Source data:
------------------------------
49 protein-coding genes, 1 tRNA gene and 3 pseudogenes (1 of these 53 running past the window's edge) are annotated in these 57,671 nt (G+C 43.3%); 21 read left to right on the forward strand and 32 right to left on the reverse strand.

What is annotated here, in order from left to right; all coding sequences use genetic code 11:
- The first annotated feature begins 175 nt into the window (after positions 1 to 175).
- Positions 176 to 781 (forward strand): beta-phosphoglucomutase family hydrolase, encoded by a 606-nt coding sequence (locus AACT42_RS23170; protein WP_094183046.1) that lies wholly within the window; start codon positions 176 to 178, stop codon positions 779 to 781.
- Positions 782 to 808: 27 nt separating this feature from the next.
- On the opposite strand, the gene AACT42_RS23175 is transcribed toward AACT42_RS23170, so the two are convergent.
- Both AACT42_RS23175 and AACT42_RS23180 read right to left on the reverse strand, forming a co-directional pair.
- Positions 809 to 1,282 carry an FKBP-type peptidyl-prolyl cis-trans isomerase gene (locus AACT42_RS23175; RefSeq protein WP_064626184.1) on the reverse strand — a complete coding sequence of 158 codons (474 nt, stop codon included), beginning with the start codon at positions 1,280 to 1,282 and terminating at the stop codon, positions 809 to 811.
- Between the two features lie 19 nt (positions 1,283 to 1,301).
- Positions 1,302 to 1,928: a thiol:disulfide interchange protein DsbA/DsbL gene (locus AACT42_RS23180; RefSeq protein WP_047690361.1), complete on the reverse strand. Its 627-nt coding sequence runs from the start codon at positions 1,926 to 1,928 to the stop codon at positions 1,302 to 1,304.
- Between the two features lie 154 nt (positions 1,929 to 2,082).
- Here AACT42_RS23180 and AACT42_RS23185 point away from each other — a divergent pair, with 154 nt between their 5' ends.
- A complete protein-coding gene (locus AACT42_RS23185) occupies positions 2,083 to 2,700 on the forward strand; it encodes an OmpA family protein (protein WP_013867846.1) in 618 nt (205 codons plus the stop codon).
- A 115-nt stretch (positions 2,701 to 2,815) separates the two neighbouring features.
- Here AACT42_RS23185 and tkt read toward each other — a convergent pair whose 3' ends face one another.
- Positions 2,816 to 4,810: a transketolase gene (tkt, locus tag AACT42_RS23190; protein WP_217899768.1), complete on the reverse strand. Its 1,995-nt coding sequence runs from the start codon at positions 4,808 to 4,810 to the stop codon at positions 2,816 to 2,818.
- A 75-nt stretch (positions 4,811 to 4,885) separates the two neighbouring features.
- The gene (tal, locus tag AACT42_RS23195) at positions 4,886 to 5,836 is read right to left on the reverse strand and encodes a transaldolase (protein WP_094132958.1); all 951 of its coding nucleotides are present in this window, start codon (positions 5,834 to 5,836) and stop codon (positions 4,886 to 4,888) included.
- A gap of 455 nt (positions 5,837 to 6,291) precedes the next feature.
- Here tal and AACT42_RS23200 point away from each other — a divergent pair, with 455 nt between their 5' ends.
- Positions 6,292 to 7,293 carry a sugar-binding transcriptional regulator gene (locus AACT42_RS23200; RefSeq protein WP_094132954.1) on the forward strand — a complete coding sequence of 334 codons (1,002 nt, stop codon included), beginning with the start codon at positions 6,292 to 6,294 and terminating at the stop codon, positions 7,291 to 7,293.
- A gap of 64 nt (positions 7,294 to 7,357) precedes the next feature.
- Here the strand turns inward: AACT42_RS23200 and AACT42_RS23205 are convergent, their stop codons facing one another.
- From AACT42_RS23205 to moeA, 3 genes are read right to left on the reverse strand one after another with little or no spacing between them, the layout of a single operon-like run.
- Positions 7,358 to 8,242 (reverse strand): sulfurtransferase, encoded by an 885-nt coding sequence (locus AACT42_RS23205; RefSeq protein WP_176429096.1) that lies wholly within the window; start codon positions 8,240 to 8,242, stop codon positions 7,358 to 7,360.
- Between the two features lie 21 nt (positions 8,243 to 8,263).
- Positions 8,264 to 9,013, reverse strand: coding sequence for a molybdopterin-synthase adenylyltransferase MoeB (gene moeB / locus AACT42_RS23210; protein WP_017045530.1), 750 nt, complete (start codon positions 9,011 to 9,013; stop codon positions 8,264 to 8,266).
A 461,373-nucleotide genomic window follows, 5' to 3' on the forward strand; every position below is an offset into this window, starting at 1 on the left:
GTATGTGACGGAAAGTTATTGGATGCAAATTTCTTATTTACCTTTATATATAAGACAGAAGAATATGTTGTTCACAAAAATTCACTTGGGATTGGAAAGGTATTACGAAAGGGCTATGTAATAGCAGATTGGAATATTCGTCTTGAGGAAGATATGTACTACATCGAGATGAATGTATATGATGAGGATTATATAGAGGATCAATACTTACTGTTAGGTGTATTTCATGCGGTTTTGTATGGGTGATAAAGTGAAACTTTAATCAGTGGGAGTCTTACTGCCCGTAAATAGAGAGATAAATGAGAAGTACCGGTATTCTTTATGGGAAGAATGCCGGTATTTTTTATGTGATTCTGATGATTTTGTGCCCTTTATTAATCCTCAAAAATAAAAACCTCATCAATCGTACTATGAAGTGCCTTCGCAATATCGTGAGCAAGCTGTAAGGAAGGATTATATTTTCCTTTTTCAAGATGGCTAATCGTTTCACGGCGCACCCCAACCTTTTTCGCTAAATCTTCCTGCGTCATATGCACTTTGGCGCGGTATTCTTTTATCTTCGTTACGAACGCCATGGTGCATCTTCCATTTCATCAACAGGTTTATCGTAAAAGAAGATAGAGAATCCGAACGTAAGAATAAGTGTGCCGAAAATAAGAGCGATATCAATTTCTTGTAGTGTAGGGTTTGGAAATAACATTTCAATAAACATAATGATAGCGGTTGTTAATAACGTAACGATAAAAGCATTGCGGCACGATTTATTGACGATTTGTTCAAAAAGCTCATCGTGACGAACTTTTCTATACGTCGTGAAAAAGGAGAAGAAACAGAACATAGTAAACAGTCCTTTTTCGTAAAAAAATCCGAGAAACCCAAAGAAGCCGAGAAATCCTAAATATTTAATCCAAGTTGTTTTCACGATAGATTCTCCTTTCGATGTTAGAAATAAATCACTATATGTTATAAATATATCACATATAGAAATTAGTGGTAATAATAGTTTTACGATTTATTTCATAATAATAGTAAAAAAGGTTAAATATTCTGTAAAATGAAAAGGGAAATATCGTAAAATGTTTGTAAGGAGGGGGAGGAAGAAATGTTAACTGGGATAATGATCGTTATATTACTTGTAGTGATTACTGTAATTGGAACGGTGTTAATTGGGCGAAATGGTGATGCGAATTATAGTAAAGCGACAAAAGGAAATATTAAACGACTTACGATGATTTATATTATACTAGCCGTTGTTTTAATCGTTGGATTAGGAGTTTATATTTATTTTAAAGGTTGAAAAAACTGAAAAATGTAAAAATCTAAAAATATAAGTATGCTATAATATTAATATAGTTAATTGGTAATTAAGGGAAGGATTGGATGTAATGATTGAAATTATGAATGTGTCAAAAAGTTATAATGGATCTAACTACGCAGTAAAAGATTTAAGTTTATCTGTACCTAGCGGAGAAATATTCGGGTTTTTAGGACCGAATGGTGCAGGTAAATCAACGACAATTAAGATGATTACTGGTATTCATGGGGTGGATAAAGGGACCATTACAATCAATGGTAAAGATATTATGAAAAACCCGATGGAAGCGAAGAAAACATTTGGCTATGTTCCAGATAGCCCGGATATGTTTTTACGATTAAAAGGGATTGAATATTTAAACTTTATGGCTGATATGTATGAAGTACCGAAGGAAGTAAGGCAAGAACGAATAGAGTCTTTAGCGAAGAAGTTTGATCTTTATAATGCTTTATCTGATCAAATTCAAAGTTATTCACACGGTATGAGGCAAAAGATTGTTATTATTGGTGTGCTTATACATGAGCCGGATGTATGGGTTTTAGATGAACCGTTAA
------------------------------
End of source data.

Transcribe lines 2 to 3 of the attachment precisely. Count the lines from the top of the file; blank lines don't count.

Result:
What is annotated here, in order from left to right; all coding sequences use genetic code 11:
- The first annotated feature begins 175 nt into the window (after positions 1 to 175).